The unemployment rate stands at 70% of the adult population in the shantytowns that surround Diyarbakir, the largest city in the predominantly Kurdish southeast of Turkey, according to a recent study by Istanbul’s Bosphorus University (Milliyet, September 29).
Socioeconomic underdevelopment has long been regarded as one of the main factors fuelling recruitment to militant organizations in Turkey. In addition to the nationalist Kurdistan Workers’ Party (PKK), both violent Islamist groups and extremist left-wing organizations recruit primarily from eastern and southeastern Anatolia, where levels of income, employment, and access to education and basic services are significantly lower than the national average.
During the 1990s the situation was exacerbated by the conflict between the PKK and the Turkish security forces. Over 3,500 villages are believed to have been forcibly evacuated by the Turkish security forces as part of a scorched-earth policy to limit the ability of mobile PKK units to source supplies from the local population. There were also many instances of villagers fleeing to the cities after coming under attack from the PKK for refusing to provide militants with food and support. A total of approximately 1.5 million people are estimated to have left their villages for reasons related to the PKK’s insurgency. Some migrated to the cities of western Turkey. However, many joined those already moving off the land for economic reasons and settling in the burgeoning shantytowns that now surround all of the major cities of southeast Turkey.
Diyarbakir has been the worst affected. In conversations with Jamestown, local municipal officials estimated that that the population of Diyarbakir has more then tripled in the last 15 years to approximately 1.3 million. The municipality is currently controlled by the Democratic Society Party (DTP), which both its opponents and many of its supporters regard as being closely affiliated with the PKK. Local municipal officials claim that, as a result, they are starved of central government funds and are unable to invest in improving an overburdened infrastructure.
The recent survey by Bosphorus University covered 5,706 households, comprising 36,221 people, in five of Diyarbakir’s poorest neighborhoods, where most of the population are first-generation migrants from the countryside.
The survey found that 309 households (5.4%) had no income at all, while 1,787 (31.3%) had total income of less than $200 per month. Almost all of those who had jobs were working in the unregistered economy, mainly as day laborers on construction sites and as street vendors. Only 933 households (16.4%) had total monthly income of more than $400, which is considered the poverty line in Turkey. In contrast, a survey by the Turkish Statistical Institute (TURKSTAT) found that average household expenditure in Turkey as a whole stood at just over $1,000 in 2006 (Radikal, September 19).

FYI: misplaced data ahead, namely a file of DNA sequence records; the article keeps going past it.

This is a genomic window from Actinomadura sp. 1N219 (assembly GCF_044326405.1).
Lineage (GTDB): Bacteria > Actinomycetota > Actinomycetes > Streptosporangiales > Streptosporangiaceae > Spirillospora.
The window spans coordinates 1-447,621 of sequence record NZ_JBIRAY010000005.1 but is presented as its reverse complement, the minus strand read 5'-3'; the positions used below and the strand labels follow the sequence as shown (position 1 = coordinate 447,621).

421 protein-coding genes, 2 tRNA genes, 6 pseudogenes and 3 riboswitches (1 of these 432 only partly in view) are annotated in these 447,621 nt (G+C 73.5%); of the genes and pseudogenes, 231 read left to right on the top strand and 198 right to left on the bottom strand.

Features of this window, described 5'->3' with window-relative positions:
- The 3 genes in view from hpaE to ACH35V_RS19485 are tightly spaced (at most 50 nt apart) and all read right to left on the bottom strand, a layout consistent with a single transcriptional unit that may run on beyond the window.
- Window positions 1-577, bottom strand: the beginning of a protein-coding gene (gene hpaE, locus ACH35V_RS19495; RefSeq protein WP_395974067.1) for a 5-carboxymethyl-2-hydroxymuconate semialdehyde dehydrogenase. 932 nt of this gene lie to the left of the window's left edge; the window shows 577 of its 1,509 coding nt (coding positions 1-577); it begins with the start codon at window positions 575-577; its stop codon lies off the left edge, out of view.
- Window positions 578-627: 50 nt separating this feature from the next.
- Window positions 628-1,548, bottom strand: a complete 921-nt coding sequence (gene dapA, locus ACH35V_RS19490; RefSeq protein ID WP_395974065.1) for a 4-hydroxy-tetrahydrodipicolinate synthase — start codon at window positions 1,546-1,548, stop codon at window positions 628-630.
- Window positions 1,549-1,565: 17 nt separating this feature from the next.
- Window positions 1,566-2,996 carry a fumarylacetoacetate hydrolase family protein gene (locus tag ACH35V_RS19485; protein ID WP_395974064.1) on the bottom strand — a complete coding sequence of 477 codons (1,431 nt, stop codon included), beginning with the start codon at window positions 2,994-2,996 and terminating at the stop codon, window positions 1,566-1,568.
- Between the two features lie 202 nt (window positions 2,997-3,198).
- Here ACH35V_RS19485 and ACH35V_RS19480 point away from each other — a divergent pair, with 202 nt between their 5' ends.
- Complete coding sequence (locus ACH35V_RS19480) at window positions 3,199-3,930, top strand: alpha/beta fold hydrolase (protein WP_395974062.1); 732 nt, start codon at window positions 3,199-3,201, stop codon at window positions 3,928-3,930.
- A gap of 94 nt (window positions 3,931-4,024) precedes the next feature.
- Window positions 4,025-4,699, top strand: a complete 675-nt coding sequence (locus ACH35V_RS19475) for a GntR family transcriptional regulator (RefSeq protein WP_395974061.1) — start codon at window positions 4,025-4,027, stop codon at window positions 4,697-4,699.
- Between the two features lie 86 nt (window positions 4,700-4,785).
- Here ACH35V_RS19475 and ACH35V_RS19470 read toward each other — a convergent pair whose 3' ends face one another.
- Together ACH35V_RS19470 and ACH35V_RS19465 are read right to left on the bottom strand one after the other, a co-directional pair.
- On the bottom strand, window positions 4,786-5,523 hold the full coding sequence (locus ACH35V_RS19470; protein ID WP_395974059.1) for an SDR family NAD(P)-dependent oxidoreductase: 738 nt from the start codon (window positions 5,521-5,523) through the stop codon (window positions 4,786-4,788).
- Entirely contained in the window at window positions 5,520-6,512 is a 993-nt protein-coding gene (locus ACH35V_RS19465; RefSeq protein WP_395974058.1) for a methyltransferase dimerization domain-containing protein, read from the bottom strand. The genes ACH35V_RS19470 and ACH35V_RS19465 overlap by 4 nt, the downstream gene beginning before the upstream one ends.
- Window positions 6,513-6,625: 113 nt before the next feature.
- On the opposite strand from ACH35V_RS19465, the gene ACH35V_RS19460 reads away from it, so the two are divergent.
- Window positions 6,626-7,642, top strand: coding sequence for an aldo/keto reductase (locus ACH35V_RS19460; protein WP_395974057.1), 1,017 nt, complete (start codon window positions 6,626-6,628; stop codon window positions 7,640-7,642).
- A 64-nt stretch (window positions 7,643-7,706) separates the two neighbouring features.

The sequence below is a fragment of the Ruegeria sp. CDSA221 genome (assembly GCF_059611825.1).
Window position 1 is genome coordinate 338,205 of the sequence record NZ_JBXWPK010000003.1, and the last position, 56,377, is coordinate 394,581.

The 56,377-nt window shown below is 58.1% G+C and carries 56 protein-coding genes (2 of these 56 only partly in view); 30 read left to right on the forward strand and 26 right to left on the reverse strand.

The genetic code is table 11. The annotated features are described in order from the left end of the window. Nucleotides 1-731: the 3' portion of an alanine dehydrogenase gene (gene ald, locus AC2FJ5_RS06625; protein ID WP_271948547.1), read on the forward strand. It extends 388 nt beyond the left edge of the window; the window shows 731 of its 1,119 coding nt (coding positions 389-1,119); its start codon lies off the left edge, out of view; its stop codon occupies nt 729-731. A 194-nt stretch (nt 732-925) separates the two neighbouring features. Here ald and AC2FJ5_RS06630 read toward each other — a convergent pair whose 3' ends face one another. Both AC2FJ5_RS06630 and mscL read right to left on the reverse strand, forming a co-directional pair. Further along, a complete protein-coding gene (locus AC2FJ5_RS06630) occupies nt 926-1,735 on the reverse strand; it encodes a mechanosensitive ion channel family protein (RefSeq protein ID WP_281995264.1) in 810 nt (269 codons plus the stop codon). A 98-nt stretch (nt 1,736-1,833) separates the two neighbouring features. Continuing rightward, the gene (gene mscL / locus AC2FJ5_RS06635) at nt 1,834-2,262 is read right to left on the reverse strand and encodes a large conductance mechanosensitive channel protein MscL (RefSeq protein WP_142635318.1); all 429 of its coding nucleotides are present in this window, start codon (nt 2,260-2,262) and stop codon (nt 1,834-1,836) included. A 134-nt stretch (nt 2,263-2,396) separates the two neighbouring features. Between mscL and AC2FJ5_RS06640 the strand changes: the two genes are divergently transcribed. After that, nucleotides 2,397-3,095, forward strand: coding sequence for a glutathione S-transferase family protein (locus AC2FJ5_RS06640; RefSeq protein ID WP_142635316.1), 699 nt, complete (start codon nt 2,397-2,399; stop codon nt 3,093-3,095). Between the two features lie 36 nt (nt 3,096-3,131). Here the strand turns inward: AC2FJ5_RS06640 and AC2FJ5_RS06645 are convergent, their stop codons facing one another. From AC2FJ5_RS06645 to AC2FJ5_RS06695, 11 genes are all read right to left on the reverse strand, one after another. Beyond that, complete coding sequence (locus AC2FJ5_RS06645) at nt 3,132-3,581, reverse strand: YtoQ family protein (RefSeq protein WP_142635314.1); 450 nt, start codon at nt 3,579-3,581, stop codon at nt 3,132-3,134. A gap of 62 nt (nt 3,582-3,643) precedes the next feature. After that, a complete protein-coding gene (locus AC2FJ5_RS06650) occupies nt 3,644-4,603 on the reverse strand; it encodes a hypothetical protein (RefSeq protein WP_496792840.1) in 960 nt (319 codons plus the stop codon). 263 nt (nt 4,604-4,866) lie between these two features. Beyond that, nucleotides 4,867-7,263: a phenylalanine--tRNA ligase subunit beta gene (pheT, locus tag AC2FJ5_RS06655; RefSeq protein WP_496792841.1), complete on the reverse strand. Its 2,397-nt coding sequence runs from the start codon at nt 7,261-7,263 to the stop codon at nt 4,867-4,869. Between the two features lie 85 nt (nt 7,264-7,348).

A total of 79.7% of the households surveyed in Diyarbakir reported that they depended on handouts for basic needs such as food. The Turkish state has no comprehensive aid program for its poorer citizens. Most of the programs of handouts of food and fuel in the winter are run by Islamist charities. The majority are associated with the non-violent Sufi brotherhoods known as tariqah. However, in recent years, violent organizations such as the Ilim group — which is commonly referred to in Turkey as “Hezbollah,” although it has no affiliation with the Lebanese group of the same name — has also stepped up its social aid programs in southeast Turkey. In April 2006 the Ilim group managed to mobilize 80,000 people in Diyarbakir in a street protest against the cartoons published in the Danish press ridiculing the Prophet Muhammed.
The Bosphorus University study in Diyarbakir found that 6,050 of the adults included in the survey (approximately half of the total) were illiterate, of whom 4,712 were women. A total of 18.1% of the households reported that they had at least one child of school age who did not attend school. The survey estimated that in Diyarbakir as a whole there are 30,000 children working on the streets.
Perhaps most importantly, the survey suggested that few of those interviewed had much hope of a better future. A total of 63.4% of those who had migrated from the countryside said that their economic situation had deteriorated since moving to Diyarbakir. When the heads of the households were asked whether they were hopeful of an improvement in their lives, 29.2% said that they were; 20.2% thought that the situation would become worse; and 50.6% did not expect any change at all (Milliyet, September 29).